Soft drink tax a ‘good health measure’ – IMF official

 

MANILA, Philippines – The proposed measure to tax sweetened beverages like soft drinks could be part of a good comprehensive tax reform package in the country, as it promotes good health while raising revenues,  an International Monetary Fund (IMF) official said.

 IMF Resident Representative to the Philippines Shanaka Peiris said in a news briefing on Wednesday, June 10, that another good measure is the proposal to increase excise tax on petroleum products.

Peiris said there were among the topics discussed at a session of the Asia-Pacific Economic Cooperation (APEC) workshop on fiscal management through transparency and reforms in Bagac, Bataan.

He said that the proposal to tax sweetened beverages such as soft drinks would be a good health measure, just like the sin tax law.

"It would be seen generally as a good government measure for better outcomes and also more revenues," Peiris said.

Nueva Ecija Representative Estrellita Suansing filed House Bill No. 3365, which seeks to slap a 10% ad valorem tax on carbonated beverages sold in bottles and other tight containers. 

The Department of Health supports the measure.

Toward tax reform

The IMF official also said that the senior finance ministers of APEC discussed the proposal to raise the excise taxe on petroleum products at the Bagac workshop.

The World Bank had  recommended an increased excise tax on petroleum to offset the revenue losses from oil imports due to falling global prices of the commodity.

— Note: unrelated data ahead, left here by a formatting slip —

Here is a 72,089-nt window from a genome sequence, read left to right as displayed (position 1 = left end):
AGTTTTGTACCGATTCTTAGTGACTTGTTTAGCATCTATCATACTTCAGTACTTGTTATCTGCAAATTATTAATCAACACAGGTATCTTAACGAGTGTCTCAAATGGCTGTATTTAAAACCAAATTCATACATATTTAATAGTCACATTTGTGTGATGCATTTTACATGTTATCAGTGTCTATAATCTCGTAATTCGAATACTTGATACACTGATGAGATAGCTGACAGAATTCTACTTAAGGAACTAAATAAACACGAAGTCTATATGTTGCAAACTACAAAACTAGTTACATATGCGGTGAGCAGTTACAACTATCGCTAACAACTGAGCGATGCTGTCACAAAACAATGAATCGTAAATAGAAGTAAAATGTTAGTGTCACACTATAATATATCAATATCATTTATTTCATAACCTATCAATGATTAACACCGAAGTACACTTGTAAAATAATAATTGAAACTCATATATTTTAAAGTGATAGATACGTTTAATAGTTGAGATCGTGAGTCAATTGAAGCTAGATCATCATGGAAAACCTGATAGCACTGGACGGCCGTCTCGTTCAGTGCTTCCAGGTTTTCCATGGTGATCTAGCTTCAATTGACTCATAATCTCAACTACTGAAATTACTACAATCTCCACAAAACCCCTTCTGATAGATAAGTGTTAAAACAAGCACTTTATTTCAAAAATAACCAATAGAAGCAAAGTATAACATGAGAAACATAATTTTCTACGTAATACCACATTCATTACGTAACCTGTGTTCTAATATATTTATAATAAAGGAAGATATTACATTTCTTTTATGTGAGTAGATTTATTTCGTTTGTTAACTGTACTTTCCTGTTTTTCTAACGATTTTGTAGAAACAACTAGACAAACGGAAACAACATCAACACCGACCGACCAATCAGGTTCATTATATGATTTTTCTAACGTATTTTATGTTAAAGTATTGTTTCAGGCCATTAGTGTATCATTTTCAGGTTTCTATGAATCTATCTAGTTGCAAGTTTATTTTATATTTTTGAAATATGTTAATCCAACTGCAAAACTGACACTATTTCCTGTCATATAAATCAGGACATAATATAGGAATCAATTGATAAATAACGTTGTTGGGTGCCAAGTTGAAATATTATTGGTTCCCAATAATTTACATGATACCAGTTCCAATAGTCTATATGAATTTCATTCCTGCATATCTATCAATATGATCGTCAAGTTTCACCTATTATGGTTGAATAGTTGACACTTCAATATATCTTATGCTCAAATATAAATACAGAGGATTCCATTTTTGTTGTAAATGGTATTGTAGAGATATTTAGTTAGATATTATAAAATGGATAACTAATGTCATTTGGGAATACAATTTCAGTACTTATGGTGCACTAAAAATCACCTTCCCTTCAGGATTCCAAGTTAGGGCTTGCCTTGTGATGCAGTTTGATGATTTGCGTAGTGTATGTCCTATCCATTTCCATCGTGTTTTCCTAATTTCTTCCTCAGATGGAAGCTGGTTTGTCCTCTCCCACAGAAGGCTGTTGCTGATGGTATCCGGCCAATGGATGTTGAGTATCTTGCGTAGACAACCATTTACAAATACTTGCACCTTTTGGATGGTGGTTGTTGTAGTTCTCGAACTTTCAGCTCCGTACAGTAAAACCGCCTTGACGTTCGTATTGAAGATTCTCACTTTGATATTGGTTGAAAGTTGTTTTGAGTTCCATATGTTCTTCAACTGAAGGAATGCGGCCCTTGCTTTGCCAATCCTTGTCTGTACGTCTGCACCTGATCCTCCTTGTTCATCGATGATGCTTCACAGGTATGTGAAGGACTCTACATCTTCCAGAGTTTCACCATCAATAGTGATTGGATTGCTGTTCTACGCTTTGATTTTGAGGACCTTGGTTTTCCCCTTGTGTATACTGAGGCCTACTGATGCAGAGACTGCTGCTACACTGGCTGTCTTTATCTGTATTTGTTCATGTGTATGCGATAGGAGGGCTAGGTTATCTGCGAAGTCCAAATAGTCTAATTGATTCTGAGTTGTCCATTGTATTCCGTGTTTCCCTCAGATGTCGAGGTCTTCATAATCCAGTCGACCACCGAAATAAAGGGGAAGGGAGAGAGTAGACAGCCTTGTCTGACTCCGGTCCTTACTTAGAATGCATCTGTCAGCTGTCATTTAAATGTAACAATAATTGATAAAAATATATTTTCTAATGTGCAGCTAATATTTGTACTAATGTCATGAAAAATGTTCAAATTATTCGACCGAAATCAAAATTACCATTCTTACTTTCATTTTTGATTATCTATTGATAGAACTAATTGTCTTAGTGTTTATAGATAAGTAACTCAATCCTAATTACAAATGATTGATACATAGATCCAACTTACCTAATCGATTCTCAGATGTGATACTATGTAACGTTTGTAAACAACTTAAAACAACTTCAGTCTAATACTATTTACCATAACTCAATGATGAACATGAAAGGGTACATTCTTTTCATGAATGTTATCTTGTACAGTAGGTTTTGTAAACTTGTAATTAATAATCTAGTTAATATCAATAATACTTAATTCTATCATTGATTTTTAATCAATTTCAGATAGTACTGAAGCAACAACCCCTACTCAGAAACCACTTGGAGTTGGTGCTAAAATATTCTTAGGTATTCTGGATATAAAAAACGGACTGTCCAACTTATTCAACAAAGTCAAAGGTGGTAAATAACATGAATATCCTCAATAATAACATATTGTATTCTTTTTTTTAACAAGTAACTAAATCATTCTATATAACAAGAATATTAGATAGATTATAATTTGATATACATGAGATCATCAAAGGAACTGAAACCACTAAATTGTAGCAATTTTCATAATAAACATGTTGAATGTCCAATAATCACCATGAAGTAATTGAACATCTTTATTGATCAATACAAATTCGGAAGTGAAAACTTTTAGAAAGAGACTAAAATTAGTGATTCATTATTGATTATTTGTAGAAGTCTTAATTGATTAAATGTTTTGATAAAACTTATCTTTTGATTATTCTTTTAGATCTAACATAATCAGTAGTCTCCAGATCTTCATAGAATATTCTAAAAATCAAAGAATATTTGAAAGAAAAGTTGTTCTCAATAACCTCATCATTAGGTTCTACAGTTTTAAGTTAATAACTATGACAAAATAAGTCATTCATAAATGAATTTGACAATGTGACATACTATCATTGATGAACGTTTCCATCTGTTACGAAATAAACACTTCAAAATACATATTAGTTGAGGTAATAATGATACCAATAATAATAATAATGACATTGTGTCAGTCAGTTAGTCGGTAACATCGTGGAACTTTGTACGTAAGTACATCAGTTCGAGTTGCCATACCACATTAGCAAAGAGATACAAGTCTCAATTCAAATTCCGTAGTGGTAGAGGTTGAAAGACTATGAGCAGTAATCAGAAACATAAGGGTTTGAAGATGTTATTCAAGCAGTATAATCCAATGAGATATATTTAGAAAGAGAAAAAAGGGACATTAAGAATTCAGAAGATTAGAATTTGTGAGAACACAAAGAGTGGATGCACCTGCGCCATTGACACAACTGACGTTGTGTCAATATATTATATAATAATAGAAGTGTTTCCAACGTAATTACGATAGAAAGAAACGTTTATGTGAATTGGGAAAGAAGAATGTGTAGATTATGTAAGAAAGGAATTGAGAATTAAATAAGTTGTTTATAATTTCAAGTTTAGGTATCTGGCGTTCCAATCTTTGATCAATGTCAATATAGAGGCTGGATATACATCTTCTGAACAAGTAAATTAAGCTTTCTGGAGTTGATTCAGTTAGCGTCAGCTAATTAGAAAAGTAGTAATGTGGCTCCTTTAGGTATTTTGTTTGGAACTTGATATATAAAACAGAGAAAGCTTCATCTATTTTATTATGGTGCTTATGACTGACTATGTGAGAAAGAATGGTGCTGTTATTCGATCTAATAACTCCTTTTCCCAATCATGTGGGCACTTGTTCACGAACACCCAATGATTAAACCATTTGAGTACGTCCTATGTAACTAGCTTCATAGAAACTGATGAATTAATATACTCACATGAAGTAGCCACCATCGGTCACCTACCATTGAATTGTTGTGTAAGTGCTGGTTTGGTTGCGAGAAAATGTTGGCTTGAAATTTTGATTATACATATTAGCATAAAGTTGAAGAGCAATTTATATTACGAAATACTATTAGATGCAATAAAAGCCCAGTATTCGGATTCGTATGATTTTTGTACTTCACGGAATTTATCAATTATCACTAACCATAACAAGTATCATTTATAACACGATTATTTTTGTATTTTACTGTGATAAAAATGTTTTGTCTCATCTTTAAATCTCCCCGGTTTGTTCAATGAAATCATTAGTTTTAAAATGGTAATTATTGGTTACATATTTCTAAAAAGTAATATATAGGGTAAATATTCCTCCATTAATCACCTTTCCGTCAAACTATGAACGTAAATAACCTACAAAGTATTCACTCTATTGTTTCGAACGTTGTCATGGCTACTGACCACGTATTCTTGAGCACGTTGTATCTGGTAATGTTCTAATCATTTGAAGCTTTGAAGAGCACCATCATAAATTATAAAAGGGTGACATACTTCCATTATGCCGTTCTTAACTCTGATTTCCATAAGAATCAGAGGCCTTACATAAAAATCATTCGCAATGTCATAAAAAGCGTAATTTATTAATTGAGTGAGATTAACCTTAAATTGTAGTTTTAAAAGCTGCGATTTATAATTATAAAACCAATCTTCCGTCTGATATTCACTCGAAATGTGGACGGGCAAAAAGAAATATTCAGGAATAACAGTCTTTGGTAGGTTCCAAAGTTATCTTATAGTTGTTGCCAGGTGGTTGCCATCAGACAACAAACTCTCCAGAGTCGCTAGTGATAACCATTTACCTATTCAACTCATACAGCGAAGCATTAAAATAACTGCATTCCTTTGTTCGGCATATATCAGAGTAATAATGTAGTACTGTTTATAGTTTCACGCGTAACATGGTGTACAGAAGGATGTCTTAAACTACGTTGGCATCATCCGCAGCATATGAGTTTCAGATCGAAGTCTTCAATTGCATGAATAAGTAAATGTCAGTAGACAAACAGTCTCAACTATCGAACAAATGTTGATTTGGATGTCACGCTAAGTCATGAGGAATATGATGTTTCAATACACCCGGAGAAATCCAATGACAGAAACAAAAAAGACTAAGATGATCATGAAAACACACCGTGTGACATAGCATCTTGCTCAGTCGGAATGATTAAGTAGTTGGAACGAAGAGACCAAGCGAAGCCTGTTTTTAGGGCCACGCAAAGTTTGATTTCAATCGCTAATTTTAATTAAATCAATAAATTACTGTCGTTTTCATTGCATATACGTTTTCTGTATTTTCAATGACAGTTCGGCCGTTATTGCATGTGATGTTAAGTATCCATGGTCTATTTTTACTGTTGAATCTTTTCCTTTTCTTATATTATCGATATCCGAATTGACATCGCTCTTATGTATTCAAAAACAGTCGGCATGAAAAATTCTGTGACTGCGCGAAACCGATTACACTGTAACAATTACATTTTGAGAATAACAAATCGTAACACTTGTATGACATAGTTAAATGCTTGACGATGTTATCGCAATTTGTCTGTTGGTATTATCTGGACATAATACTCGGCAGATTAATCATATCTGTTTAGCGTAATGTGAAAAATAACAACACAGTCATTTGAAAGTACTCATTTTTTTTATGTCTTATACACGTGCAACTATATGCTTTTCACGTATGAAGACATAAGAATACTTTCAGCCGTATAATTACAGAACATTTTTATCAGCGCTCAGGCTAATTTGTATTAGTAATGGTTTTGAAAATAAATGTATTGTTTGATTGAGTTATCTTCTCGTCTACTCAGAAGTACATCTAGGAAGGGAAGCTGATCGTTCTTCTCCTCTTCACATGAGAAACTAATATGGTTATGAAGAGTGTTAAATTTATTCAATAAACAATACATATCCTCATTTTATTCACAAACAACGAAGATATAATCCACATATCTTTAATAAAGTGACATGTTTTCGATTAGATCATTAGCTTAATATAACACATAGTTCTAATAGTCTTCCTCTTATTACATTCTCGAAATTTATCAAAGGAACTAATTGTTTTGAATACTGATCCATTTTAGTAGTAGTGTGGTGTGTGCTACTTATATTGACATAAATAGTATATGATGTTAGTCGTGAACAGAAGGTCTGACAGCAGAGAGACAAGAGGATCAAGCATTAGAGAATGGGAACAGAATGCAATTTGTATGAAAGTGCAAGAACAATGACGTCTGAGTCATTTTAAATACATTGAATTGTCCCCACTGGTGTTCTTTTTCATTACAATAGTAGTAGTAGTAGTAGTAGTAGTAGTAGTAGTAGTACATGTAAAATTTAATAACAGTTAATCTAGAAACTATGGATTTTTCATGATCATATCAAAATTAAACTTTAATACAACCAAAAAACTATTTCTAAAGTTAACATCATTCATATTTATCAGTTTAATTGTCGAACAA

"This is a very good time to have a rationalization of fuel excise tax. The real burden of those taxes have come down," Peiris said.

Like sin taxes, fuel taxes will be good for the environment and also good for revenues, Peiris added.

“This could be part of a good comprehensive tax reform," Peiris said.

In a separate briefing, Richard Parry, head of global relations in the Organisation for Economic Cooperation and Development Center for Tax Policy and Administration, said that the Philippines has taken big steps forward by strengthening the tax administration and the ability to work with taxpayers.

Parry said that an important tax reform is not only to extract money but to have partnerships with taxpayers, large businesses, and institutions.

"The Philippines has done a lot to achieve policies which work in favor of social development by having sound fiscal strategy," Parry said.

he added it is also important for the Philippines to change its legislation on bank secrecy in order to meet international obligations with regards to the exchange of information.

"It is possible to do it. The political will is needed for the Philippines to meet international standards in that area," Parry said. Rappler.com